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How Might Recent Hacks Change The Stance Of The UK Crypto Taskforce

How Might Recent Hacks Change The Stance Of The UK Crypto Taskforce
Breaking News / Cryptocoins
In case you’re not already aware, within the United Kingdom, we are seeing the establishment of a government led cryptocurrency taskforce that has been set up to explore the potential for blockchain technologies and cryptocurrency within the UK. The taskforce is made up of officials from the UK Government, The Bank of England and HM Revenue and Customs. Together, they are working towards establishing UK based cryptocurrency regulations that will in turn, change the face of the cryptocurrency industry here in the UK. Considering the UK is a hub for blockchain start-ups, any future decisions made by the group will have a big impact market wide. Recent events in South Korea, namely the hacks of exchanges Coinrail and Bithumb have sparked some debate within the taskforce, debate which is being extinguished by ‘CryptoUK’ a representative board for British cryptocurrency websites. According to Stuff (New Zealand), Iqbal Gandham, the chairman of CryptoUK has spoken to a number of members of parliament, with an aim to reassure them that though these instances of cybercrime are terrible, should the UK adopt a safe regulatory stance, they can ensure that this doesn’t happen within their exchanges. According to Stuff, Gandham refers to cold storage as a viable solution, stating that members of his group (including platforms such as eToro) are required to store 90% of their assets within cold storage and that therefore, in the UK, the cryptocurrency taskforce will be able to ensure that the majority of traded assets in the UK, are kept offline for as long as possible. This at least prevents hackers from gaining remote access to them. Moreover, Gandham refers to a problem with uncertainty, that means UK banks do not want to work with cryptocurrency exchanges. This causes a problem in that the exchanges start working with off-shore banks in partnerships which could compromise security. Gandham states:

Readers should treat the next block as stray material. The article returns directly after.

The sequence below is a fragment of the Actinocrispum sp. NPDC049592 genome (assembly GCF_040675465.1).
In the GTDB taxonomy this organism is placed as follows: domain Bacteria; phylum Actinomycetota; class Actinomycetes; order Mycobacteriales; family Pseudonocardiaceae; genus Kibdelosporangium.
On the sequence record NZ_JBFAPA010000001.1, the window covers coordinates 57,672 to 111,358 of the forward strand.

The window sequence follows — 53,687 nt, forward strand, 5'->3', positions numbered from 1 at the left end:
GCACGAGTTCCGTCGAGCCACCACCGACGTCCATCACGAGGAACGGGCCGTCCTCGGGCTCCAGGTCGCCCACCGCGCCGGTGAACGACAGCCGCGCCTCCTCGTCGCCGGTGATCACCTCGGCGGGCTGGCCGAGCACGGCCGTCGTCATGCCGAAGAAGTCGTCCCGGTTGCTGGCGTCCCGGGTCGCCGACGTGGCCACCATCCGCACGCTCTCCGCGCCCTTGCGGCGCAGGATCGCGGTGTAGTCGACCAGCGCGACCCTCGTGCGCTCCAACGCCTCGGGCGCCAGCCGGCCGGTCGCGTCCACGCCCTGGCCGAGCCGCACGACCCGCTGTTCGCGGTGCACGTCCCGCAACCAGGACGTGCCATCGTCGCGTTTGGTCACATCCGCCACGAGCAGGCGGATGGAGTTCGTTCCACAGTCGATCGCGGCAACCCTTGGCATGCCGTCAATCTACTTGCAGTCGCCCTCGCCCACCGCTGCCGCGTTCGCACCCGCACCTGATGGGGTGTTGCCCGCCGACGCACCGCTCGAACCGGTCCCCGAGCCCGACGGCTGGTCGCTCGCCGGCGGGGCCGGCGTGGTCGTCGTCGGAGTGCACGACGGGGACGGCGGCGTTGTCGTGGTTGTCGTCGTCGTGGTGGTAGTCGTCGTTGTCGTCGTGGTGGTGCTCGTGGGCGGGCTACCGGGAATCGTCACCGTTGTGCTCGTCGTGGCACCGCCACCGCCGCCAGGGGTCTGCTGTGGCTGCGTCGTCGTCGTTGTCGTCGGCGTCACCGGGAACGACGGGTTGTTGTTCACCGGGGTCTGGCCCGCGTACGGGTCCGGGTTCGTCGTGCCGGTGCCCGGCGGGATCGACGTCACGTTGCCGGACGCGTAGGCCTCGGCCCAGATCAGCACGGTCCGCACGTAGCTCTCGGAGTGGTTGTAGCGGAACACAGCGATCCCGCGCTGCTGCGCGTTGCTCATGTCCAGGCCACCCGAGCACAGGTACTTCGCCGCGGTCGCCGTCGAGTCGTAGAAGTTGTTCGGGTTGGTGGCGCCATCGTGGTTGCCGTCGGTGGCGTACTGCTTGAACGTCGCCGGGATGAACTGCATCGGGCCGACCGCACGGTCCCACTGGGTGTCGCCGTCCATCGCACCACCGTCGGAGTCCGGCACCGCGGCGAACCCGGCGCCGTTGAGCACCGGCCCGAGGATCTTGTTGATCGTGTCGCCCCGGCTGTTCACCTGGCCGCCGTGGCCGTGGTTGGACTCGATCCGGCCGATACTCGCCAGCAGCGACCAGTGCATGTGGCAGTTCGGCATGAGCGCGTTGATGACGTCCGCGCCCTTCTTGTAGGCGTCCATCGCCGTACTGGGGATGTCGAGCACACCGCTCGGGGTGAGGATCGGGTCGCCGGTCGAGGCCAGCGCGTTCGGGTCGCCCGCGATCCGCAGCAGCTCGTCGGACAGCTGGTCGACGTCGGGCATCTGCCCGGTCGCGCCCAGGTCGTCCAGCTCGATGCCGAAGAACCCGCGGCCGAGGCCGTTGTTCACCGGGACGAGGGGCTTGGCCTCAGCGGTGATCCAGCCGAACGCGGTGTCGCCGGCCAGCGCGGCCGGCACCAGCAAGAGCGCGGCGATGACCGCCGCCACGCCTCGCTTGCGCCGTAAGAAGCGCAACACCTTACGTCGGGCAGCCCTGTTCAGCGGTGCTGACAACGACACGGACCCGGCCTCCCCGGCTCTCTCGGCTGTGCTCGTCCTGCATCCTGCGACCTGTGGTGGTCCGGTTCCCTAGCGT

“99% of exchanges have bank accounts in far-flung jurisdictions and UK customers are sending their money to high-risk jurisdictions.”
You can see the full article for yourself here- By this, Gandham seems to be suggesting that actually, regulation in the UK can ensure that UK exchanges are only working with UK based banks and that therefore, the regulations can also help to control security protocols which in turn will prevent these hacks from happening. So, as it stands, the UK cryptocurrency taskforce are indeed still exploring options. Without a doubt, these recent hacks will have put a spanner in the works, but, through working with groups like CryptoUK and Gandham, they are at least gaining useful insight into various solutions. Hopefully, the UK cryptocurrency taskforce can learn from the mistakes made by the authorities and exchanges in South Korea. Let’s hope they see this as a learning curve and not as an excuse to stamp out cryptocurrencies altogether.

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